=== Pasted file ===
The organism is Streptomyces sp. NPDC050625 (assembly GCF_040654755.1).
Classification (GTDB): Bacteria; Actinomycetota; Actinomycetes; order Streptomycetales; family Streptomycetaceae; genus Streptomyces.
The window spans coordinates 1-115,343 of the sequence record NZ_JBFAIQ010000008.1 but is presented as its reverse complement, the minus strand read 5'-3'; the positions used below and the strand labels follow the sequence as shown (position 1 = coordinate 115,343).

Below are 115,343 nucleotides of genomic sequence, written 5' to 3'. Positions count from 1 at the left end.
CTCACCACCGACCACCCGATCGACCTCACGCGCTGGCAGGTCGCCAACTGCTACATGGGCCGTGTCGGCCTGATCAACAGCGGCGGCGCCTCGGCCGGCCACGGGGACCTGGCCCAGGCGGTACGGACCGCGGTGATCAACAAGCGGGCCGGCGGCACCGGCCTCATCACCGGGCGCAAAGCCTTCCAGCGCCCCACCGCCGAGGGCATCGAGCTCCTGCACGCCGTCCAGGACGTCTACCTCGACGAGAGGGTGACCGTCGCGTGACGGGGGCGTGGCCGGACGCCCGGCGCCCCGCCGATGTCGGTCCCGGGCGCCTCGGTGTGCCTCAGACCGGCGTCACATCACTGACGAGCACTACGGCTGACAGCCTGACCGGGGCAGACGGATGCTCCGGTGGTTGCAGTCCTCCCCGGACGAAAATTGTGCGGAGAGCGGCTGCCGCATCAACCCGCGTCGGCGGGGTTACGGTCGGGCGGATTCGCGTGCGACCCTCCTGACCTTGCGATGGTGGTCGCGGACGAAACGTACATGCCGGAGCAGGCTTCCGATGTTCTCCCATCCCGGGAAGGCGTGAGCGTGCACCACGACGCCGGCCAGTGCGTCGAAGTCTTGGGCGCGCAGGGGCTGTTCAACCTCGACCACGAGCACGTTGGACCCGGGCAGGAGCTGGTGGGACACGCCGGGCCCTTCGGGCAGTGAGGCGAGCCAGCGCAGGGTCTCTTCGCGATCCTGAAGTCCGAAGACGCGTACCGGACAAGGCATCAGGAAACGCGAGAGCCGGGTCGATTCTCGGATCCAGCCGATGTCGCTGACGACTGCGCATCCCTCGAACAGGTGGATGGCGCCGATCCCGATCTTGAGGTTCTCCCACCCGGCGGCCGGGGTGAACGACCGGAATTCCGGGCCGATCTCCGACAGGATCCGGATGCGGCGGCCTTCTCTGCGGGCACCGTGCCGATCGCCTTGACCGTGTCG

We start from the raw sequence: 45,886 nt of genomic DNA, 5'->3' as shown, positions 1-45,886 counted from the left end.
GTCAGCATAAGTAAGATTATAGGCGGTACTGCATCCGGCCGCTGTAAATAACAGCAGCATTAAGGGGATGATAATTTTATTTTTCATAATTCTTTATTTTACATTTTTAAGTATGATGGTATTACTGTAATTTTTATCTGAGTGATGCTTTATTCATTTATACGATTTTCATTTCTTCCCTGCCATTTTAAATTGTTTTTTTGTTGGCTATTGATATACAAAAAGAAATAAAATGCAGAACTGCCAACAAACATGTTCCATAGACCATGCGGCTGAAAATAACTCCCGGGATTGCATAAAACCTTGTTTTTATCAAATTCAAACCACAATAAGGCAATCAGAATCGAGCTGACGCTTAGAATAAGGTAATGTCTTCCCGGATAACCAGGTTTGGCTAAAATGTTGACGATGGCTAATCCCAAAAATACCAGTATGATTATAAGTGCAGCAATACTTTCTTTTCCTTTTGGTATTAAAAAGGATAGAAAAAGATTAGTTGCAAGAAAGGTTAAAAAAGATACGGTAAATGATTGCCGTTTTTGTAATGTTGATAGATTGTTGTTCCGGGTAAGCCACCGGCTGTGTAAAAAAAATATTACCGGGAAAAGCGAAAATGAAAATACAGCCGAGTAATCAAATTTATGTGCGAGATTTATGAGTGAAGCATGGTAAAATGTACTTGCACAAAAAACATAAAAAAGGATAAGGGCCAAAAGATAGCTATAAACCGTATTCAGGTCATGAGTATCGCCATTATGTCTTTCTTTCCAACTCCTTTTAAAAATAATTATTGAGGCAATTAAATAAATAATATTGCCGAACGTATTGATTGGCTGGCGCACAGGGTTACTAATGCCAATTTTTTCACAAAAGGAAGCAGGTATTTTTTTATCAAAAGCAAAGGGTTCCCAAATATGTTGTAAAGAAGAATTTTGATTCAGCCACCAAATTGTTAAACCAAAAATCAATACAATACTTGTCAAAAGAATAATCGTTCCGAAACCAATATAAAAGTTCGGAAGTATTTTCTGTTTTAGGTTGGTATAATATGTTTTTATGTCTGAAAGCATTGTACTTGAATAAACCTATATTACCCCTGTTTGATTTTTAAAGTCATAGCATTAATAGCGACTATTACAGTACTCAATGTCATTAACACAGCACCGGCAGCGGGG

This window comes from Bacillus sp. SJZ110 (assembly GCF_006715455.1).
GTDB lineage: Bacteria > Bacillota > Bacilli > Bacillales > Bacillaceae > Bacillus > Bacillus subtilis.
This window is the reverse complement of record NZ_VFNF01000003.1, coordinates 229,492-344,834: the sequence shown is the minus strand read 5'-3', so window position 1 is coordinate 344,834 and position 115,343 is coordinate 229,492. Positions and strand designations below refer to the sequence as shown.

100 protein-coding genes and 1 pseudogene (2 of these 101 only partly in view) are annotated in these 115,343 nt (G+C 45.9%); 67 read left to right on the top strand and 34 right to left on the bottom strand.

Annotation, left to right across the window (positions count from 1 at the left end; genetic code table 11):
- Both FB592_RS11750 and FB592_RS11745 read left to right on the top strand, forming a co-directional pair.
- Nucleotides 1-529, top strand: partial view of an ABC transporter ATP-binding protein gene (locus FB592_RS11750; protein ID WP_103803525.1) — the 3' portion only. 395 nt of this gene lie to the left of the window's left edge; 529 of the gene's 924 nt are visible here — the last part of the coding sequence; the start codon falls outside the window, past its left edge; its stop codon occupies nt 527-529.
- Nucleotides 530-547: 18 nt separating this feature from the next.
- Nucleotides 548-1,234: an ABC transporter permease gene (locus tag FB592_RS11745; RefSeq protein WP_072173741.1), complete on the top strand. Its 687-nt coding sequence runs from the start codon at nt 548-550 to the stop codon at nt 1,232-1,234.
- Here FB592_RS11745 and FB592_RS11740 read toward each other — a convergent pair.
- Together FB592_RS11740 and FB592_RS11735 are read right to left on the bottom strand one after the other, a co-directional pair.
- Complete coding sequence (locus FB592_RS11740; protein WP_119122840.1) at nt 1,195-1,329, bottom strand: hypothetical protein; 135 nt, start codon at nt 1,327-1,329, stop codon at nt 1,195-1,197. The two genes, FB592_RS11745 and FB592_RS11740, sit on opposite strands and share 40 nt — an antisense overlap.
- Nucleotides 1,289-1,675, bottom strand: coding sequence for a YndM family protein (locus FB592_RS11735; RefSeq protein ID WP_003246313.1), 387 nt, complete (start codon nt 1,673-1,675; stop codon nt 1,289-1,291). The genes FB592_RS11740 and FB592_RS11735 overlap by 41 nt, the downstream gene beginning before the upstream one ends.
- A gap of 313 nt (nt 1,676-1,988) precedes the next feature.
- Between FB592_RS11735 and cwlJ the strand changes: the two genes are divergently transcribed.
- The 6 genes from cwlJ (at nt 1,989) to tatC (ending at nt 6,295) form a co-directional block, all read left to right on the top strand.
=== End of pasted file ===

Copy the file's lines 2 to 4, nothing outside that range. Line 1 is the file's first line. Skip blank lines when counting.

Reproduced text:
Classification (GTDB): Bacteria; Actinomycetota; Actinomycetes; order Streptomycetales; family Streptomycetaceae; genus Streptomyces.
The window spans coordinates 1-115,343 of the sequence record NZ_JBFAIQ010000008.1 but is presented as its reverse complement, the minus strand read 5'-3'; the positions used below and the strand labels follow the sequence as shown (position 1 = coordinate 115,343).

Below are 115,343 nucleotides of genomic sequence, written 5' to 3'. Positions count from 1 at the left end.